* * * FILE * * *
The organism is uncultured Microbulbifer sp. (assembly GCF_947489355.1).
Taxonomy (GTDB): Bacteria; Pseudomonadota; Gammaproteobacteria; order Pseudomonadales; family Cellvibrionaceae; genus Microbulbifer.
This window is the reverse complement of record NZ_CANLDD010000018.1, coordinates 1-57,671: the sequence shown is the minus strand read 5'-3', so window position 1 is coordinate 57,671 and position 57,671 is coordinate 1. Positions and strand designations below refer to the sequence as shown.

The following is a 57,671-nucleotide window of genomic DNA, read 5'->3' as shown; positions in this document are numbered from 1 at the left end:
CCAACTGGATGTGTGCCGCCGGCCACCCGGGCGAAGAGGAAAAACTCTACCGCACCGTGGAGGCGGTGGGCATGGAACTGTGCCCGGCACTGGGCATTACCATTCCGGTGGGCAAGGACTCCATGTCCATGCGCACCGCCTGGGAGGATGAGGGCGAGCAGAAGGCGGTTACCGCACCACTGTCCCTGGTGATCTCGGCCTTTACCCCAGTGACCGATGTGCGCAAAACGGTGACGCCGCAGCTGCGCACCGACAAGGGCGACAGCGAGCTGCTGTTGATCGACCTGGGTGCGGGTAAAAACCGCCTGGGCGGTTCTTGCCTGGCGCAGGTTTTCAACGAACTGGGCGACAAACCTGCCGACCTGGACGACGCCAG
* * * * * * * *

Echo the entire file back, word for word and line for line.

The organism is uncultured Microbulbifer sp. (assembly GCF_947489355.1).
Taxonomy (GTDB): Bacteria; Pseudomonadota; Gammaproteobacteria; order Pseudomonadales; family Cellvibrionaceae; genus Microbulbifer.
This window is the reverse complement of record NZ_CANLDD010000018.1, coordinates 1-57,671: the sequence shown is the minus strand read 5'-3', so window position 1 is coordinate 57,671 and position 57,671 is coordinate 1. Positions and strand designations below refer to the sequence as shown.

The following is a 57,671-nucleotide window of genomic DNA, read 5'->3' as shown; positions in this document are numbered from 1 at the left end:
CCAACTGGATGTGTGCCGCCGGCCACCCGGGCGAAGAGGAAAAACTCTACCGCACCGTGGAGGCGGTGGGCATGGAACTGTGCCCGGCACTGGGCATTACCATTCCGGTGGGCAAGGACTCCATGTCCATGCGCACCGCCTGGGAGGATGAGGGCGAGCAGAAGGCGGTTACCGCACCACTGTCCCTGGTGATCTCGGCCTTTACCCCAGTGACCGATGTGCGCAAAACGGTGACGCCGCAGCTGCGCACCGACAAGGGCGACAGCGAGCTGCTGTTGATCGACCTGGGTGCGGGTAAAAACCGCCTGGGCGGTTCTTGCCTGGCGCAGGTTTTCAACGAACTGGGCGACAAACCTGCCGACCTGGACGACGCCAG